The Court has not hesitated to discipline lower court judges and court personnel who are found guilty of violations of the law or the Code of Judicial Conduct. But it has likewise not hesitated to exonerate them whenever it finds the charges to be without basis. Let the guilty ones be severely brought to book, but let those who are innocent enjoy merited exoneration to which they are entitled as a matter of simple justice.[13] (italics ours)
In Santos, the judge and clerk of court who were both charged with delayed rendition of judgment for seven months and transmittal of the records to the appellate court for two months were exonerated in view of the heavy influx of cases arising from their designation as a Family Court. Apparently, the same thing occurred in Branch 60.

Furthermore, the records reveal that even complainant RCA already signed a deed of absolute sale covering the property in question, thereby rendering the appealed cases moot. This shows that no injury was caused to the parties as they themselves had executed a compromise agreement. Finally, as OCA noted, this two-year delayed transmittal of records appears to be an isolated incident. Hence, we adopt the OCA recommended penalty of reprimand with stern warning.

WHEREFORE, based on the foregoing, Judge Ofelia Tuazon Pinto of Branch 60 of the Regional Trial Court of Angeles City is hereby REPRIMANDED with a STERN WARNING that a similar misconduct in the future will be dealt with more severely.

SO ORDERED.

Panganiban, (Chairman), and Sandoval-Gutierrez, JJ., concur.
Carpio Morales, J., on leave.



[1] Rollo, p. 1.

[2] Entitled “Revised Rules on Transcription of Stenographic Notes and Their Transmission to Appellate Courts.
a)
In civil cases appealed from the lower court to the Regional Trial Court, whether tried under regular or summary procedure, the stenographer, concerned shall transcribe the stenographic notes within fifteen (15) days from perfection of appeal.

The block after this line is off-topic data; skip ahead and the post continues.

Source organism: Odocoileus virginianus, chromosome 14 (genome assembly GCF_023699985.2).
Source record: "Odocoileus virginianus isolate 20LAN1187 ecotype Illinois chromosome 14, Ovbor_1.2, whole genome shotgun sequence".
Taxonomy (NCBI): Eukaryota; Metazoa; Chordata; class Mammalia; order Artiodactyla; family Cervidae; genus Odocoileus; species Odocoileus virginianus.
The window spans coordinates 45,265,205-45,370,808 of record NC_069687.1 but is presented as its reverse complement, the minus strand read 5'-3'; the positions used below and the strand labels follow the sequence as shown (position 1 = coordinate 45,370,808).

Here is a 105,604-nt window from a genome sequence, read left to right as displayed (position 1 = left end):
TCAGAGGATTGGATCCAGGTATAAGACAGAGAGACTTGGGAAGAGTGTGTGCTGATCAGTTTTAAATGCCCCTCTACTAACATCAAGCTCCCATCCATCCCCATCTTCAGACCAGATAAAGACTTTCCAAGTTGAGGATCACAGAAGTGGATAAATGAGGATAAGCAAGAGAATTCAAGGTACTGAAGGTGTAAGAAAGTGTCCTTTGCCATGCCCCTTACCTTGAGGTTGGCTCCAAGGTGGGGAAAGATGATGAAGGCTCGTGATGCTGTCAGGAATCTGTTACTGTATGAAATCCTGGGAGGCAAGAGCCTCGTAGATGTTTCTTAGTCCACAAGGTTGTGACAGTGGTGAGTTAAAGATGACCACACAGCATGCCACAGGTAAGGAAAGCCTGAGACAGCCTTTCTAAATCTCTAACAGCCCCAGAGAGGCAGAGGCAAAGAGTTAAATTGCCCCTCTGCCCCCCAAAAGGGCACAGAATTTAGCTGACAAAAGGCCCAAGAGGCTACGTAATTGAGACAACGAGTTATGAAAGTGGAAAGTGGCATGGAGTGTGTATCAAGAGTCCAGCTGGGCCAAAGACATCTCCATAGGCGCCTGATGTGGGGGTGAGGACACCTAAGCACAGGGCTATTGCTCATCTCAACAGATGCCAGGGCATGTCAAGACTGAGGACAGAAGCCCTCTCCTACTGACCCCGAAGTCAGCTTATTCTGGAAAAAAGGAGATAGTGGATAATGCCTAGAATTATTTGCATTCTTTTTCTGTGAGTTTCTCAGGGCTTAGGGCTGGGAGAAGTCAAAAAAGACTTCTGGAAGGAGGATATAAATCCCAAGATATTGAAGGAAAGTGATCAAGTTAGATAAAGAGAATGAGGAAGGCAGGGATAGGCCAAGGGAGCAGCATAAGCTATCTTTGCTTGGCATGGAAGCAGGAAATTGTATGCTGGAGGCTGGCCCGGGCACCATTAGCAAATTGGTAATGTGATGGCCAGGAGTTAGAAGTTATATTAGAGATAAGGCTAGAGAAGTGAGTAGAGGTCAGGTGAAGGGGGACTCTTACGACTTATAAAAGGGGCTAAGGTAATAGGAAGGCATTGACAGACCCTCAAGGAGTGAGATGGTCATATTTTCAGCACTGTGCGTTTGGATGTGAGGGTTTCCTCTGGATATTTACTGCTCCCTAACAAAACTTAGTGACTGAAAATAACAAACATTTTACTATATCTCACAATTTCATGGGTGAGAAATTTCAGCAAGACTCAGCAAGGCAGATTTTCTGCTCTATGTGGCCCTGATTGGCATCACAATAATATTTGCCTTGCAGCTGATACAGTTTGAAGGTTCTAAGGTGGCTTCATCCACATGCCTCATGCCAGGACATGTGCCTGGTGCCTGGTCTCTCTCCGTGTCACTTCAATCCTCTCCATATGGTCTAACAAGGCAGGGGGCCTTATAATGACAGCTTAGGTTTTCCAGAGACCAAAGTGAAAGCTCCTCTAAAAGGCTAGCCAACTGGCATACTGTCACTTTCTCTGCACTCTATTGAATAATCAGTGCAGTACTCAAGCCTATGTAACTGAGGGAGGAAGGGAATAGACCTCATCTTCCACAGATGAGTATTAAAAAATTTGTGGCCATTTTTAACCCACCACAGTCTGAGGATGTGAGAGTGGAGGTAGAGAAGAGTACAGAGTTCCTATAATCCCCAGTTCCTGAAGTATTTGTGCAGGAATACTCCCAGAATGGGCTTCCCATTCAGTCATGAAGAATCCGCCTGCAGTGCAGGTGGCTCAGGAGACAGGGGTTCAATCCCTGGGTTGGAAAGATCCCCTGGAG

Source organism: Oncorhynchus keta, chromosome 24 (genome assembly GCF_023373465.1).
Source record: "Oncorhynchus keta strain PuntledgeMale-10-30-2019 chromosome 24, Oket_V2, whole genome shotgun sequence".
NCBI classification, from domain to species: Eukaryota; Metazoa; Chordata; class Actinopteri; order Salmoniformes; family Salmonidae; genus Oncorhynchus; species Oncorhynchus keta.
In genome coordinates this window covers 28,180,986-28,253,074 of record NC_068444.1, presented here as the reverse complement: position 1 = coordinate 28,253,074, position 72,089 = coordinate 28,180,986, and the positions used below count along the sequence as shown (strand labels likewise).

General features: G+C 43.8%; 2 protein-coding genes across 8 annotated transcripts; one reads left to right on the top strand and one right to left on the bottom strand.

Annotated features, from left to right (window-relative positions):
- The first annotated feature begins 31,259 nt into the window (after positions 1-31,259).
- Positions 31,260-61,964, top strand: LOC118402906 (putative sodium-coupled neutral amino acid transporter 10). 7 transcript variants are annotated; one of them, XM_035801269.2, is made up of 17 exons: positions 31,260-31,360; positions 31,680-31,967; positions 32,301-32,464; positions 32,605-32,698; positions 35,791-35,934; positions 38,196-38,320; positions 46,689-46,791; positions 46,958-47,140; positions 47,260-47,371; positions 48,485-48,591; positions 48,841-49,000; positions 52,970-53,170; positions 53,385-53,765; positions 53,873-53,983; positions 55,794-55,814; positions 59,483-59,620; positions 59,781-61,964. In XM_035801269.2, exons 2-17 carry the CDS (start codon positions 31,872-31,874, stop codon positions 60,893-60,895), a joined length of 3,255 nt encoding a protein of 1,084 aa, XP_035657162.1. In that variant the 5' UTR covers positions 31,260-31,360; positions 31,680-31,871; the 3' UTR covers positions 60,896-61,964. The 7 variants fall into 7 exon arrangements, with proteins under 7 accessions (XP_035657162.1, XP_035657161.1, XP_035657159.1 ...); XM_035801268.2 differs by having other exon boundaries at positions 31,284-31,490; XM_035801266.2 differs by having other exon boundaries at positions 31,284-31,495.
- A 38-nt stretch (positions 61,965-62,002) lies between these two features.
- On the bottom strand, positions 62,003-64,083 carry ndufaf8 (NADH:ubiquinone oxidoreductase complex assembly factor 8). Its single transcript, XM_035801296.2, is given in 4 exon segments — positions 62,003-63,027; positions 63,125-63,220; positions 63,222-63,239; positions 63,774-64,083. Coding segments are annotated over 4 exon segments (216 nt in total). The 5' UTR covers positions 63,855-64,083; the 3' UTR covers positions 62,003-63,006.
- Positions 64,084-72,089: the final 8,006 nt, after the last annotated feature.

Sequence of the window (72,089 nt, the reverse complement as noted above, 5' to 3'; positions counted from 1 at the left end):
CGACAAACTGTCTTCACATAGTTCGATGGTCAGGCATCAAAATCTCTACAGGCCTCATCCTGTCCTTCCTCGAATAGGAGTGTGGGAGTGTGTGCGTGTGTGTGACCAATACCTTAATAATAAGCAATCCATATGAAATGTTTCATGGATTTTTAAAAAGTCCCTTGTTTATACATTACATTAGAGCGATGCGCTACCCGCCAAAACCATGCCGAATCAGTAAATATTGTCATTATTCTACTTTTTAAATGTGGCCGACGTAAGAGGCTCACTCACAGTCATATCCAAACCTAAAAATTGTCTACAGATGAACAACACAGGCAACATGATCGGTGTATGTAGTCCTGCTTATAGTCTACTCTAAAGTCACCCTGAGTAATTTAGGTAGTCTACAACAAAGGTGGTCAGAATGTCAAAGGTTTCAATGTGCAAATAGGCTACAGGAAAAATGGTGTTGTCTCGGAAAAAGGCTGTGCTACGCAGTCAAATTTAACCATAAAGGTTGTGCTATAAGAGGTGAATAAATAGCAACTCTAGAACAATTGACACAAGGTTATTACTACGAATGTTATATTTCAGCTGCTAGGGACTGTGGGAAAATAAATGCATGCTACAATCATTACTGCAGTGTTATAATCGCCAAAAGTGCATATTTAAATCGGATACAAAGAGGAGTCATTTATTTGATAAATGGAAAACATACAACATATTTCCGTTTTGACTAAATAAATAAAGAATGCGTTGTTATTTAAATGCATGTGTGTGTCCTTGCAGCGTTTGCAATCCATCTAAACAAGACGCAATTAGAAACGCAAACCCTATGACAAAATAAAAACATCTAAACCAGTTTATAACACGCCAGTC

b)
In appeals to the Court of Appeals from the Regional Trial Court , whether by record on appeal or by the original record, the stenographers concerned shall transcribe their notes of the proceedings and submit the transcripts to the Judge/Clerk of the Trial Court, who must submit the transcripts of stenographic notes to the Clerk of the Court of Appeals within a period of thirty (30) days from perfection of the appeal. (Underscoring supplied).
[3] Code of Judicial Conduct.

Rule 3.09. A judge should organize and supervise the court personnel to ensure the prompt and efficient dispatch of business, and require at all times the observance of high standards of public service and fidelity.

[4] 1st Indorsement dated December 20, 2002, Rollo, p. 18.

[5] Inter-Office Memo No. 01-03 dated January 13, 2003, Rollo, p.21.

[6] Rollo, p. 22.

[7] Rollo, p. 30.

[8] Rollo, pp. 89-90.

[9] Rollo, pp. 90-91.

[10] Rollo, p. 94.

[11] Baikong Akang Camsa vs. Judge Aurelio D. Rendon, A.M. No. MTJ-02-1395, 28 March 2003, 400 SCRA 1; Timoteo M. Cassanova Jr. vs. Felizardo Cajayon, A.M. No. P-02-1595, 3 April 2003, 400 SCRA 472.

[12] A.M. No. RTJ-02-1702, 20 August 2002, 387 SCRA 407.

[13] Ibid at pp. 413-414.